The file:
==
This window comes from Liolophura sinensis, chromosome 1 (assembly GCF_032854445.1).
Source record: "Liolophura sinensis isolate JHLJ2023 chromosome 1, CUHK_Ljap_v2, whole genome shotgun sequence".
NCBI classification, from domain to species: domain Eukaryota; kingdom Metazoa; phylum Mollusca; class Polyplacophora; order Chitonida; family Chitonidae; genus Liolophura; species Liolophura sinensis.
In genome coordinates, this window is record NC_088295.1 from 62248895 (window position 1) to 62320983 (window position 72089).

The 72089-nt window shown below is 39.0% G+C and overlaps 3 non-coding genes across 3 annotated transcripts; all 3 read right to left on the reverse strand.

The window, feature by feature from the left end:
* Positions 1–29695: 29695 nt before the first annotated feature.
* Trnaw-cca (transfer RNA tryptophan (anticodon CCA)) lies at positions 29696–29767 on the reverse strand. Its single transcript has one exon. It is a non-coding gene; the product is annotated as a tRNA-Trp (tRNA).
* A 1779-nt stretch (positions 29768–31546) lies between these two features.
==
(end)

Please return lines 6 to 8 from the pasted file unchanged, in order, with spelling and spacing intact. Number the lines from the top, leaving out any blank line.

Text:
The window, feature by feature from the left end:
* Positions 1–29695: 29695 nt before the first annotated feature.
* Trnaw-cca (transfer RNA tryptophan (anticodon CCA)) lies at positions 29696–29767 on the reverse strand. Its single transcript has one exon. It is a non-coding gene; the product is annotated as a tRNA-Trp (tRNA).